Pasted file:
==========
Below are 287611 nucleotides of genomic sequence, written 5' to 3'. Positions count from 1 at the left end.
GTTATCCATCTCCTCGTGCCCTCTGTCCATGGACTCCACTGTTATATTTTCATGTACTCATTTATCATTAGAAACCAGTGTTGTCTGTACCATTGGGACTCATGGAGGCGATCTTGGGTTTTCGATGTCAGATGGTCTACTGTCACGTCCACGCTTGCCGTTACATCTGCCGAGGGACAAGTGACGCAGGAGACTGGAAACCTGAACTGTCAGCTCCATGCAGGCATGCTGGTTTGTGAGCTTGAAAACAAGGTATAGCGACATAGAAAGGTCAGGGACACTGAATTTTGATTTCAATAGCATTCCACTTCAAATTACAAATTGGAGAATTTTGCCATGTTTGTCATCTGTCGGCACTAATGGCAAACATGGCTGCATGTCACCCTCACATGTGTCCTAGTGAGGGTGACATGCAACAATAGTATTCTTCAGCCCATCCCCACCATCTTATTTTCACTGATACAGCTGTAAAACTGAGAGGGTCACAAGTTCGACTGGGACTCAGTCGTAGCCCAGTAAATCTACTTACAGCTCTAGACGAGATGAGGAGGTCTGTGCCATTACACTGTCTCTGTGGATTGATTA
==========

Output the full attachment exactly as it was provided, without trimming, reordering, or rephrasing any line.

Below are 287611 nucleotides of genomic sequence, written 5' to 3'. Positions count from 1 at the left end.
GTTATCCATCTCCTCGTGCCCTCTGTCCATGGACTCCACTGTTATATTTTCATGTACTCATTTATCATTAGAAACCAGTGTTGTCTGTACCATTGGGACTCATGGAGGCGATCTTGGGTTTTCGATGTCAGATGGTCTACTGTCACGTCCACGCTTGCCGTTACATCTGCCGAGGGACAAGTGACGCAGGAGACTGGAAACCTGAACTGTCAGCTCCATGCAGGCATGCTGGTTTGTGAGCTTGAAAACAAGGTATAGCGACATAGAAAGGTCAGGGACACTGAATTTTGATTTCAATAGCATTCCACTTCAAATTACAAATTGGAGAATTTTGCCATGTTTGTCATCTGTCGGCACTAATGGCAAACATGGCTGCATGTCACCCTCACATGTGTCCTAGTGAGGGTGACATGCAACAATAGTATTCTTCAGCCCATCCCCACCATCTTATTTTCACTGATACAGCTGTAAAACTGAGAGGGTCACAAGTTCGACTGGGACTCAGTCGTAGCCCAGTAAATCTACTTACAGCTCTAGACGAGATGAGGAGGTCTGTGCCATTACACTGTCTCTGTGGATTGATTA